Other previous studies that created clots in vitro studied the adhesion characteristics of certain materials used in medical devices,18 the potential for thrombi to form on these surfaces, how the shear rates applied by the rotating component affected the thrombus formation,15,18 and how certain geometries created a potential for thrombus formation.14 In the method described in this article, the end goal is to have an artificial clot that can be introduced into a mock circulatory loop for the purposes of studying thromboembolism in medical devices, specifically VADs.
Only equine blood was made available for this experiment, whereas bovine, porcine, or ovine blood is typically used for VAD development. Equine blood has a higher sedimentation rate23,24 compared with that of humans; however, a high sedimentation rate in humans can be indicative of an inflammatory reaction in the body, which might be possible in VAD patients. Porcine blood is most similar to human blood in adhesive forces,30 whereas bovine, ovine, and porcine specimens are most often used for VAD testing because of size and other physiologic similarities. Although equine blood has differences to human blood, the authors believe using blood from different species would yield similar results, with potential differences in the titration curve.
The parallel plates used in these experiments had a gap clearance of 4–6 mm (±1 mm), whereas distances between the impeller and adjacent VAD housing can be much smaller (<1 mm). In addition, the parallel plate setup described in this manuscript most closely resembles a centrifugal-flow device (as opposed to a uniaxial-flow VAD orientation). The goal of this experiment was to add a rotational force to the blood while it was clotting to show the morphological changes compared with a clot formed under static conditions. Future testing could be performed with real VAD-like conditions (closer gap sizes, and multiple orientations of the rotating component) to further describe thrombus formation in an environment with rotational forces.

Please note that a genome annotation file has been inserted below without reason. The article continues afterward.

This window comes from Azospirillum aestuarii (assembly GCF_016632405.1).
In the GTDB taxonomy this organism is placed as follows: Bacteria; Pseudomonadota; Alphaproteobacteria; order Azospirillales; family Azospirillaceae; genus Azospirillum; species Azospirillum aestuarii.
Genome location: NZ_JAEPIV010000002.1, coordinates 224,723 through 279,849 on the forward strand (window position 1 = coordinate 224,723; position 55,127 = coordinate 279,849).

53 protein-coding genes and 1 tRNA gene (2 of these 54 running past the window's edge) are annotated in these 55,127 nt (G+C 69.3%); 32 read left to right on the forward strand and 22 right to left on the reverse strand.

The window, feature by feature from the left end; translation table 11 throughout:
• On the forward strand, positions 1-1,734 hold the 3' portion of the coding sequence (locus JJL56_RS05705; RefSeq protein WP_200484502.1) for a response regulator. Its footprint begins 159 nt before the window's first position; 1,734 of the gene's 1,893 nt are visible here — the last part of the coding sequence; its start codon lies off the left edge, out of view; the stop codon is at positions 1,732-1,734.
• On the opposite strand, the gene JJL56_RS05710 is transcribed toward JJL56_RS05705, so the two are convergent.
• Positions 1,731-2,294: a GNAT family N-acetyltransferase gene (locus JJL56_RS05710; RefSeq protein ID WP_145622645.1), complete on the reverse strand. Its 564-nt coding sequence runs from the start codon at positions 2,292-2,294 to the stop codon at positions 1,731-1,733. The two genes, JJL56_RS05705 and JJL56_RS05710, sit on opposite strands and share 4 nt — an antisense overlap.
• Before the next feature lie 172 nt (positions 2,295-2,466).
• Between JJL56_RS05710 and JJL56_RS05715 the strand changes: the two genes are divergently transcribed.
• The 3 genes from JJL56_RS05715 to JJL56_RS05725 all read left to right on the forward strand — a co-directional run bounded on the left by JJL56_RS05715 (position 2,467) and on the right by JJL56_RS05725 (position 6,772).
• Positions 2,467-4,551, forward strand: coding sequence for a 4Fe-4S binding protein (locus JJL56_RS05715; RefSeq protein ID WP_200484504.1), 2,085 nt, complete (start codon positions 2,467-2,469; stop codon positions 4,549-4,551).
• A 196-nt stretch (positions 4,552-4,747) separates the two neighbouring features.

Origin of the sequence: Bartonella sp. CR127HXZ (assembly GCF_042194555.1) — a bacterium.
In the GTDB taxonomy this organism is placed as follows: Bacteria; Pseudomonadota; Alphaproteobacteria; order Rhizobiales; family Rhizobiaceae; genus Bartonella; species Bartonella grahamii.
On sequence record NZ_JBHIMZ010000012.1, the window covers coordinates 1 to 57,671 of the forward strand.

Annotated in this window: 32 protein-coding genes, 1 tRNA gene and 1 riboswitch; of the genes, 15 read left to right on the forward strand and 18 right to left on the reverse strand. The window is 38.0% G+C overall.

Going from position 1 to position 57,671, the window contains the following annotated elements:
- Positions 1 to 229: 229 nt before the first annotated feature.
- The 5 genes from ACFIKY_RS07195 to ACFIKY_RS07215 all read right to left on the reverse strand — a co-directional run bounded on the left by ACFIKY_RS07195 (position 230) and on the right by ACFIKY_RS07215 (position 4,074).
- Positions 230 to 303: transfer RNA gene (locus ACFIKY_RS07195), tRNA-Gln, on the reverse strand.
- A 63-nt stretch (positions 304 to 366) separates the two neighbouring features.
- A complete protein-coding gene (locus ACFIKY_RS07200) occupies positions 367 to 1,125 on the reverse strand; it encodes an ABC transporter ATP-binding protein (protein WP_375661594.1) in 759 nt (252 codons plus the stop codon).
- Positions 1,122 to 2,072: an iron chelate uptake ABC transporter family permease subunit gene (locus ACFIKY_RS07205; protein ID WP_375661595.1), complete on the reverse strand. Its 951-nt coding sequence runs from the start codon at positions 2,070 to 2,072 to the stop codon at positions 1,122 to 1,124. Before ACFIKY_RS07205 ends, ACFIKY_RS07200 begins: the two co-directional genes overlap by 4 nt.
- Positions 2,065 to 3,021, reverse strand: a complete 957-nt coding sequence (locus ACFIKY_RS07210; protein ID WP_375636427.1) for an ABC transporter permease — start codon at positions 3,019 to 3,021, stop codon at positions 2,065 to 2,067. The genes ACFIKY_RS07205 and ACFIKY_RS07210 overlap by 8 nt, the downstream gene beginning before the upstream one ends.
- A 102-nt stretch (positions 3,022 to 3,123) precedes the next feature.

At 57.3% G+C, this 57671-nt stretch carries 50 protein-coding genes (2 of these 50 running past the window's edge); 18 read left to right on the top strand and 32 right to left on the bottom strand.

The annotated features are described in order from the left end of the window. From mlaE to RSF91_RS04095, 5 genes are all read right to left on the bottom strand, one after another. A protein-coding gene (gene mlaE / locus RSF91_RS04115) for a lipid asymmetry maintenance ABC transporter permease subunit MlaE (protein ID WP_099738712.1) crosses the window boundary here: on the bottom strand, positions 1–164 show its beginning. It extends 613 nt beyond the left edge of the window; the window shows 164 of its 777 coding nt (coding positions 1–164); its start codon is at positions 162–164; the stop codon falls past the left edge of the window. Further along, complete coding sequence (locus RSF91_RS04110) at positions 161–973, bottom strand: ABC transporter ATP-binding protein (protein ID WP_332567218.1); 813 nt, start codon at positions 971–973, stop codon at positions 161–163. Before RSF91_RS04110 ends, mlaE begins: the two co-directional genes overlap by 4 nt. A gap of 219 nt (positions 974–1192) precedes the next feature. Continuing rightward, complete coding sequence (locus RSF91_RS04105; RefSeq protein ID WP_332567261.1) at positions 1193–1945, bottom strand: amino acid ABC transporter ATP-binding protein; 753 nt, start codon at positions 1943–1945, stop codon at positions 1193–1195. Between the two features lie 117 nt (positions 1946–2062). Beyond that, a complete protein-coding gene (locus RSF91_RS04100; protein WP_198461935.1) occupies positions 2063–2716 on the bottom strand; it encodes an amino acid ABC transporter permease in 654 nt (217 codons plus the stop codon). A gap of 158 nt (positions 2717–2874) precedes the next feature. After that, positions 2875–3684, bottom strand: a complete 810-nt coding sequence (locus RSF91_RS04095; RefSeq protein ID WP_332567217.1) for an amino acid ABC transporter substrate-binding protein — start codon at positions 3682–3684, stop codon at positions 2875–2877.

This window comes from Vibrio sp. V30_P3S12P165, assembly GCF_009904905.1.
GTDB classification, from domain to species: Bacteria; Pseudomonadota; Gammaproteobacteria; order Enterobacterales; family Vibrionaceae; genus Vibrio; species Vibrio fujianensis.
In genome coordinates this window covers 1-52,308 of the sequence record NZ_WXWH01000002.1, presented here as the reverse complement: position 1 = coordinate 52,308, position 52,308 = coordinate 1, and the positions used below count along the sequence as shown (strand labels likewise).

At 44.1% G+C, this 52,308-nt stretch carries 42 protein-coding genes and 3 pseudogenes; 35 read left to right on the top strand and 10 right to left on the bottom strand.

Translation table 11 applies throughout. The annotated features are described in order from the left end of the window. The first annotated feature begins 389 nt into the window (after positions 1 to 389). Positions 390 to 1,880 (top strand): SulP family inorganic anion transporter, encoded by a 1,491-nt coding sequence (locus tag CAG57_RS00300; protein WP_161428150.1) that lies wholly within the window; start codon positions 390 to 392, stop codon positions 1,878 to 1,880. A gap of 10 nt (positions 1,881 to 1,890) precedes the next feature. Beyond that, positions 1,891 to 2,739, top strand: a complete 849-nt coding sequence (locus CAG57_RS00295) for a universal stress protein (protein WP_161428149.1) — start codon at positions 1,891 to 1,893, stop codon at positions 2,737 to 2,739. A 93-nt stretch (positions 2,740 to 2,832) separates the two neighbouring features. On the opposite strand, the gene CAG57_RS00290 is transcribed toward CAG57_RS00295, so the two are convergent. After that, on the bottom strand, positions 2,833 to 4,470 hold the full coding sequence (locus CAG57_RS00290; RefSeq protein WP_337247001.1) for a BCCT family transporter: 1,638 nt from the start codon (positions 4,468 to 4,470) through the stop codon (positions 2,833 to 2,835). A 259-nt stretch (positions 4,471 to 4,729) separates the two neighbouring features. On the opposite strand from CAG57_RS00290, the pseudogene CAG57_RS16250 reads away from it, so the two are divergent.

Future applications of this method include characterizing flow rate and pressure changes of VADs in response to “pass-through” thromboembolism. Such a study would include a mock circulatory system incorporating a VAD, pressure transducers, and a flow meter. Previously citrated blood specimens would be titrated with CaCl2 as described here, and then clots created in a static environment would then be introduced to the system proximal to the VAD. The resulting clots would then be compared histologically with the clots created with a rotating component as described in this article, as well as those seen in vivo. This test would determine the pressure changes and changes in flow rate as a clot travels into the VAD and potentially correlate the size/age of the clot to magnitude of the power-spike seen on a VAD controller log. This flow loop would require a clear liquid, such as water or a water/glycerin mixture, to be able to visualize the clot as it travels into the device. Future studies could also be performed to learn more about thrombus formation inside of VADs as well. In this case, the flow loop would need to be filled with previously citrated whole blood (or an appropriate blood analog), and varying amounts of CaCl2 could be added to the system (as blood is flowing) to allow blood to clot as it would in vivo according to shear forces inside the VAD and geometrical constraints. Furthermore, in vivo studies could be performed where real-time VAD parameters are monitored while inducing instances of thromboembolism by inserting previously formed clots into the ventricle.
Based on the numerous variables tested, we were able to optimize a method to create artificial thrombi similar to those seen in blood-contacting devices with rotating surfaces. In all experiments, the rotating disk and the stationary reservoir were similar in size, with the rotating disk slightly smaller. We believe this caused the thrombi to form almost completely under the rotating disk where they experienced the most shear force and allowed minimal stagnation. A smaller distance between the rotating dish and stationary reservoir (approximately 4 mm) allowed formation of a clot large enough to withstand processing and handling with histologic evidence of lamination. Because of sample size constraints, 24 mg CaCl2/ml distilled water was used because less volume could be added to achieve the same amount of clotting for whole blood and plasma.
Ultimately, this standardized method for creating in vitro whole blood and plasma clots will be used for additional studies involving physiologic flow loops to further elucidate the interaction of VADs with fibrin thromboemboli. These experiments will establish a basis for better understanding of blood flow, thrombus formation, and embolization within VADs, which will help future VAD designs in limiting thromboembolic complications.